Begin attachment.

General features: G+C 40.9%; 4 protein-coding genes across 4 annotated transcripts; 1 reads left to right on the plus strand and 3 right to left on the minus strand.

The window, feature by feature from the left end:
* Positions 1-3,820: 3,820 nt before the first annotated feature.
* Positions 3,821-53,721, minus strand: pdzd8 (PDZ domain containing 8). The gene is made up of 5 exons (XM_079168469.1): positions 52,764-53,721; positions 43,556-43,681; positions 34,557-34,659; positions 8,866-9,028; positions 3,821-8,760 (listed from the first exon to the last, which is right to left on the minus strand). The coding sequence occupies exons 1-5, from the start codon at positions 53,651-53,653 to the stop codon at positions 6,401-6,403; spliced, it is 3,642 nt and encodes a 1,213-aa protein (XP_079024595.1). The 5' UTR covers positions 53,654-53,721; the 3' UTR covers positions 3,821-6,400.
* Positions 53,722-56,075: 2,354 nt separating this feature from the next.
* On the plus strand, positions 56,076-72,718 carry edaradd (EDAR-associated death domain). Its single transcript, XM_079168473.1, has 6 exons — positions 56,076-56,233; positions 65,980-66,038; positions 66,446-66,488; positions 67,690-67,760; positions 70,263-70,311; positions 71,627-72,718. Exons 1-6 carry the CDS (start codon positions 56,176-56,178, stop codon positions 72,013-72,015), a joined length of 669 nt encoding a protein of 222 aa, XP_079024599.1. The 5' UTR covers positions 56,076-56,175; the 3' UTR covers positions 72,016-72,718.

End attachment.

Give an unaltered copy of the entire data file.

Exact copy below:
General features: G+C 40.9%; 4 protein-coding genes across 4 annotated transcripts; 1 reads left to right on the plus strand and 3 right to left on the minus strand.

The window, feature by feature from the left end:
* Positions 1-3,820: 3,820 nt before the first annotated feature.
* Positions 3,821-53,721, minus strand: pdzd8 (PDZ domain containing 8). The gene is made up of 5 exons (XM_079168469.1): positions 52,764-53,721; positions 43,556-43,681; positions 34,557-34,659; positions 8,866-9,028; positions 3,821-8,760 (listed from the first exon to the last, which is right to left on the minus strand). The coding sequence occupies exons 1-5, from the start codon at positions 53,651-53,653 to the stop codon at positions 6,401-6,403; spliced, it is 3,642 nt and encodes a 1,213-aa protein (XP_079024595.1). The 5' UTR covers positions 53,654-53,721; the 3' UTR covers positions 3,821-6,400.
* Positions 53,722-56,075: 2,354 nt separating this feature from the next.
* On the plus strand, positions 56,076-72,718 carry edaradd (EDAR-associated death domain). Its single transcript, XM_079168473.1, has 6 exons — positions 56,076-56,233; positions 65,980-66,038; positions 66,446-66,488; positions 67,690-67,760; positions 70,263-70,311; positions 71,627-72,718. Exons 1-6 carry the CDS (start codon positions 56,176-56,178, stop codon positions 72,013-72,015), a joined length of 669 nt encoding a protein of 222 aa, XP_079024599.1. The 5' UTR covers positions 56,076-56,175; the 3' UTR covers positions 72,016-72,718.